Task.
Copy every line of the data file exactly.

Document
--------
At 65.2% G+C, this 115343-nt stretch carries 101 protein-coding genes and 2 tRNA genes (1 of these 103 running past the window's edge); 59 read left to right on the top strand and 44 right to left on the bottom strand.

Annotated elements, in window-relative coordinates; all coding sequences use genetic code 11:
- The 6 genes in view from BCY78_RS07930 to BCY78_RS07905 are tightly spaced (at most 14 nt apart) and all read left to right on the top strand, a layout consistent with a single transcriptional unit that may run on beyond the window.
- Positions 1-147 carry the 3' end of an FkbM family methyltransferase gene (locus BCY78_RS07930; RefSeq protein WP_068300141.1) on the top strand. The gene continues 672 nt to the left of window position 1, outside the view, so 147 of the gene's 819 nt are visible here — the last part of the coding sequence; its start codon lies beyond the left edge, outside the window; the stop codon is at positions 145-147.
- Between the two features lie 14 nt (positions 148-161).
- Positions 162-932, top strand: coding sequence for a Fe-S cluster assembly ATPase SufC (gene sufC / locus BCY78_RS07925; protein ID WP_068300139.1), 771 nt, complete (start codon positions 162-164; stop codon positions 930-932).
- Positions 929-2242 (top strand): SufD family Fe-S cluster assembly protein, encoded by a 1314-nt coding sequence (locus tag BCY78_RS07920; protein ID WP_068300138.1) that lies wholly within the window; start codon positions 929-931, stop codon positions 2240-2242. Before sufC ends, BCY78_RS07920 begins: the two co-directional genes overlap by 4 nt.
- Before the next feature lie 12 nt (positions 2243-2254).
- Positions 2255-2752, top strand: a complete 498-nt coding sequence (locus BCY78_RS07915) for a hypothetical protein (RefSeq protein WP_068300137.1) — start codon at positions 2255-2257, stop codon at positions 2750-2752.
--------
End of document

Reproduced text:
At 65.2% G+C, this 115343-nt stretch carries 101 protein-coding genes and 2 tRNA genes (1 of these 103 running past the window's edge); 59 read left to right on the top strand and 44 right to left on the bottom strand.

Annotated elements, in window-relative coordinates; all coding sequences use genetic code 11:
- The 6 genes in view from BCY78_RS07930 to BCY78_RS07905 are tightly spaced (at most 14 nt apart) and all read left to right on the top strand, a layout consistent with a single transcriptional unit that may run on beyond the window.
- Positions 1-147 carry the 3' end of an FkbM family methyltransferase gene (locus BCY78_RS07930; RefSeq protein WP_068300141.1) on the top strand. The gene continues 672 nt to the left of window position 1, outside the view, so 147 of the gene's 819 nt are visible here — the last part of the coding sequence; its start codon lies beyond the left edge, outside the window; the stop codon is at positions 145-147.
- Between the two features lie 14 nt (positions 148-161).
- Positions 162-932, top strand: coding sequence for a Fe-S cluster assembly ATPase SufC (gene sufC / locus BCY78_RS07925; protein ID WP_068300139.1), 771 nt, complete (start codon positions 162-164; stop codon positions 930-932).
- Positions 929-2242 (top strand): SufD family Fe-S cluster assembly protein, encoded by a 1314-nt coding sequence (locus tag BCY78_RS07920; protein ID WP_068300138.1) that lies wholly within the window; start codon positions 929-931, stop codon positions 2240-2242. Before sufC ends, BCY78_RS07920 begins: the two co-directional genes overlap by 4 nt.
- Before the next feature lie 12 nt (positions 2243-2254).
- Positions 2255-2752, top strand: a complete 498-nt coding sequence (locus BCY78_RS07915) for a hypothetical protein (RefSeq protein WP_068300137.1) — start codon at positions 2255-2257, stop codon at positions 2750-2752.